- skill-based matchmaking with players from all around the world!
New with the full release (compared to Early Access):
- brand new game mode: Galactic Conquest
- reworked game mechanics and abilities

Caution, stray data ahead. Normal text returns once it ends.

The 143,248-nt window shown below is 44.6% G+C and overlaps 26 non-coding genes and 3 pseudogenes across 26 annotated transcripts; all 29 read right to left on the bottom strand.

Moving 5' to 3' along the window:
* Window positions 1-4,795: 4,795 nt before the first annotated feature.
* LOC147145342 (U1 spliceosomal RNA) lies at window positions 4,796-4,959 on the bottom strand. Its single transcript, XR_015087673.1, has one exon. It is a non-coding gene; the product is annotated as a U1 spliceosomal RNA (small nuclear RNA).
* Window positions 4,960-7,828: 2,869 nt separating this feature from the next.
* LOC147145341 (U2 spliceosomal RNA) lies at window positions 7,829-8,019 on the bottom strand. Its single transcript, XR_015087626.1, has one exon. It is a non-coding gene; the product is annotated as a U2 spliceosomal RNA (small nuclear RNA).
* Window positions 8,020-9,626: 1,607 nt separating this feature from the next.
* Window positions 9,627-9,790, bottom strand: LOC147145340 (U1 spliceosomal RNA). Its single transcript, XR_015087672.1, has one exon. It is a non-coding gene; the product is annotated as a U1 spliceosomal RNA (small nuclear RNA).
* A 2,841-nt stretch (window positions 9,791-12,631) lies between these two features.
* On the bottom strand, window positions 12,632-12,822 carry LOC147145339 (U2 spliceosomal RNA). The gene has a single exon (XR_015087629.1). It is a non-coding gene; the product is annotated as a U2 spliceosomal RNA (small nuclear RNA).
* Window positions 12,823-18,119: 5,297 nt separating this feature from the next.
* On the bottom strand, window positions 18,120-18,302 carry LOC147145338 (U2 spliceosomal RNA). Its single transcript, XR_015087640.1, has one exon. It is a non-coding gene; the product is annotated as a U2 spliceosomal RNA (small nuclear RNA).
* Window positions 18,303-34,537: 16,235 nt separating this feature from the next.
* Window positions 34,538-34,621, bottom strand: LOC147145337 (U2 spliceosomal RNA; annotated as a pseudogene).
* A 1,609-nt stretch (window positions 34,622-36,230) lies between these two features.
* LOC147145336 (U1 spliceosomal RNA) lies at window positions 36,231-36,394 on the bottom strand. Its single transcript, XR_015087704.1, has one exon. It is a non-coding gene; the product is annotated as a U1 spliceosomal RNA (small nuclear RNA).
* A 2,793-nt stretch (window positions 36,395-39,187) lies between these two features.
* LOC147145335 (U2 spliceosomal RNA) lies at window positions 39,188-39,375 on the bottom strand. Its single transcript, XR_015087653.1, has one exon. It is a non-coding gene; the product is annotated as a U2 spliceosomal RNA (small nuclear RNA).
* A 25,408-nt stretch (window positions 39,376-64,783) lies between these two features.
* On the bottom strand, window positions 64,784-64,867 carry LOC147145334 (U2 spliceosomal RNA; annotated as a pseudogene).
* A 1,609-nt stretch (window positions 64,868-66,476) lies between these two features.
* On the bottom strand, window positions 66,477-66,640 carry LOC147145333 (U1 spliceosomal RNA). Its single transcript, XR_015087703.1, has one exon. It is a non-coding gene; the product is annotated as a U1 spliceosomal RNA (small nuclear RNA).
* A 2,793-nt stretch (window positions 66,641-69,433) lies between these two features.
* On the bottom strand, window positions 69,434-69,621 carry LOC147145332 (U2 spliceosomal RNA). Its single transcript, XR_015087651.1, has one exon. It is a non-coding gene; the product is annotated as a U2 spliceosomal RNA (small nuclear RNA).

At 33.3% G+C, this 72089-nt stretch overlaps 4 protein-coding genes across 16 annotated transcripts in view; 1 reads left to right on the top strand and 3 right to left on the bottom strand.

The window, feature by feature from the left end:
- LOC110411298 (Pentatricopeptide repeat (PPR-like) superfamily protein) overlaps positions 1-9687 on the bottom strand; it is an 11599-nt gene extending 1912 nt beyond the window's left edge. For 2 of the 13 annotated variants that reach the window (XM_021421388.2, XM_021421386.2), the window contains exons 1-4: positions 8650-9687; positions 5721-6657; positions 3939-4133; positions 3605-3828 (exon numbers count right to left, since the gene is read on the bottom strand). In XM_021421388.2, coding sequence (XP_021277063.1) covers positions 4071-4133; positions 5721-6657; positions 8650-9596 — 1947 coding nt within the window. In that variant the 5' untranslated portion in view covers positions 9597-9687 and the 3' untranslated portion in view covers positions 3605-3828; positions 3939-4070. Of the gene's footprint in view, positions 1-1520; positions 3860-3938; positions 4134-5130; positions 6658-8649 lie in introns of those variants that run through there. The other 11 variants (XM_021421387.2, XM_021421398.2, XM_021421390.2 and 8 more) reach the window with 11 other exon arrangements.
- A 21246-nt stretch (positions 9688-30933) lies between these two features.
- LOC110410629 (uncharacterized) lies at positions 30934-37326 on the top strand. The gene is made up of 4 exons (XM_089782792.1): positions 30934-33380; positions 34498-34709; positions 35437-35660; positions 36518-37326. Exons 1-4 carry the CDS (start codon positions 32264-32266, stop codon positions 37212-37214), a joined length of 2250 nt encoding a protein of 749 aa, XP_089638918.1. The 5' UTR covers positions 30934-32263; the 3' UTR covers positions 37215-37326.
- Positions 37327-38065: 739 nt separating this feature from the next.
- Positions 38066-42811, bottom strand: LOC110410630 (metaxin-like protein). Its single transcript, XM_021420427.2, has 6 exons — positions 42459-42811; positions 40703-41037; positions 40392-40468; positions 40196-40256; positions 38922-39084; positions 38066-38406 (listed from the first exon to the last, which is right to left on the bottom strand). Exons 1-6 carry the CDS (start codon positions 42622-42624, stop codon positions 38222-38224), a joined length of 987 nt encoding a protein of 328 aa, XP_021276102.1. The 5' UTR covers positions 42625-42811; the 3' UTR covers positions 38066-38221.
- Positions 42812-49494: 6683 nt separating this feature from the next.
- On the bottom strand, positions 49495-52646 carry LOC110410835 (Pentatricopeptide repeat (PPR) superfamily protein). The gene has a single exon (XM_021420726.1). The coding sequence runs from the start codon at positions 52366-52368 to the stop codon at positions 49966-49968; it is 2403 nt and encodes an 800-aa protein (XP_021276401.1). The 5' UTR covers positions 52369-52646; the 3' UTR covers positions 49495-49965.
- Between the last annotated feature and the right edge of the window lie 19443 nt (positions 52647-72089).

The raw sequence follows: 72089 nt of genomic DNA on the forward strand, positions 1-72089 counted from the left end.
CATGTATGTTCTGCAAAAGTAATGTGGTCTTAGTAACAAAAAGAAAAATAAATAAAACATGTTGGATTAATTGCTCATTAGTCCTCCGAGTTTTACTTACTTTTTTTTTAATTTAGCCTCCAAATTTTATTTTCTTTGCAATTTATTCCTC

- class system overhaul
- Tactical Communication Interface
- revamped game start
- AI opponents
- sales and new DLCs
Reviews about the game
Not as good as the old robocraft but much better than the new robocraft. Guess it'll have to do.